[0012] In view of this, the inventors of the present invention have conducted studies on a configuration capable of suppressing a decrease in the surface area of a base with time in the operation of an RF battery for a long period of time. According to the results, it has been found that, in the case where a recess is formed by a penetrating hole that reaches a central region of the base (when the base is formed of a carbon fiber, a region near the center of the axis of the carbon fiber), even if the surface is eroded with the degradation of the base over time, the ratio of decrease in the surface area is low, and thus the internal resistance can be made low for a long period of time. The present invention has been made based on the finding described above. Hereafter, the contents of embodiments of the present invention will be listed and described.
  1. (1) A redox flow battery electrode according to an embodiment of the present invention is
    a redox flow battery electrode including an aggregate of a base containing carbon,
    in which when, on a cross section of the base, a circle that is centered at a center of gravity of the base and that has a diameter which is 95% of an isoarea equivalent circle diameter of the base is defined as a reference circle,
    the base includes a plurality of penetrating holes which extend from a surface toward an interior of the base and whose paths along extension directions of the penetrating holes are partially present within the reference circle.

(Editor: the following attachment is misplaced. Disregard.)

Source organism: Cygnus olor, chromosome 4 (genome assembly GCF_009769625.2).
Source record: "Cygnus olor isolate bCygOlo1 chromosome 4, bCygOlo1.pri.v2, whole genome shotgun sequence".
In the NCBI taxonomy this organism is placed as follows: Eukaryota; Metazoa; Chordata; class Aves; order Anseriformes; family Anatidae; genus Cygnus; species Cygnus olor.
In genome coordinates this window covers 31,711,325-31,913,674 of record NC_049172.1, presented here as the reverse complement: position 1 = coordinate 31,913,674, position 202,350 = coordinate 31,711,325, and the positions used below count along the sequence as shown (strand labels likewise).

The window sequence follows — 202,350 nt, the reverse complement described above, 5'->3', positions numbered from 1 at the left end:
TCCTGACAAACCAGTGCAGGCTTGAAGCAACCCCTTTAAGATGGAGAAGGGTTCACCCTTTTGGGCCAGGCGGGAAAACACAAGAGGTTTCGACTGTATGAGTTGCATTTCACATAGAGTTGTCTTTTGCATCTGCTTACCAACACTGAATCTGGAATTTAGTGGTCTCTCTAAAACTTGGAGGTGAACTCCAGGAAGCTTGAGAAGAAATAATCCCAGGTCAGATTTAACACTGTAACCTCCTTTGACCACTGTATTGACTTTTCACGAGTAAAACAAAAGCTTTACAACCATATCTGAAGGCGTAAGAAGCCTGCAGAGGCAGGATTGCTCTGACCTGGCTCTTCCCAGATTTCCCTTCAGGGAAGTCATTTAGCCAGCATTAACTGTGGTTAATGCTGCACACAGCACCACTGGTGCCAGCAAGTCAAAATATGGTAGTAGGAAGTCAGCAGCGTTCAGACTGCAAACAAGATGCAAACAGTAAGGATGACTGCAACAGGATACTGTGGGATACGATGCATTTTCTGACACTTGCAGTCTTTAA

Since the base that forms the electrode includes a plurality of penetrating holes, the surface area can be increased compared with the case where no penetrating holes are provided on the surface of the base, and thus the initial internal resistance can be reduced. A path of each of the penetrating holes, the path extending along a direction in which the penetrating hole extends from the surface toward the interior of the base, is partially present in the interior of the base. Therefore, even when the surface is eroded by degradation of the base over time, a part of the penetrating hole, the part being present inside the base, remains. This remaining part of the penetrating hole can reduce the ratio of decrease in the surface area of the base. Accordingly, since the base includes a plurality of penetrating holes extending from the surface toward the interior of the base, it is possible to construct a redox flow battery having a low internal resistance from the initial operation of the RF battery over a long period of time. The term "cross section of a base" means a section perpendicular to a longitudinal direction of a base.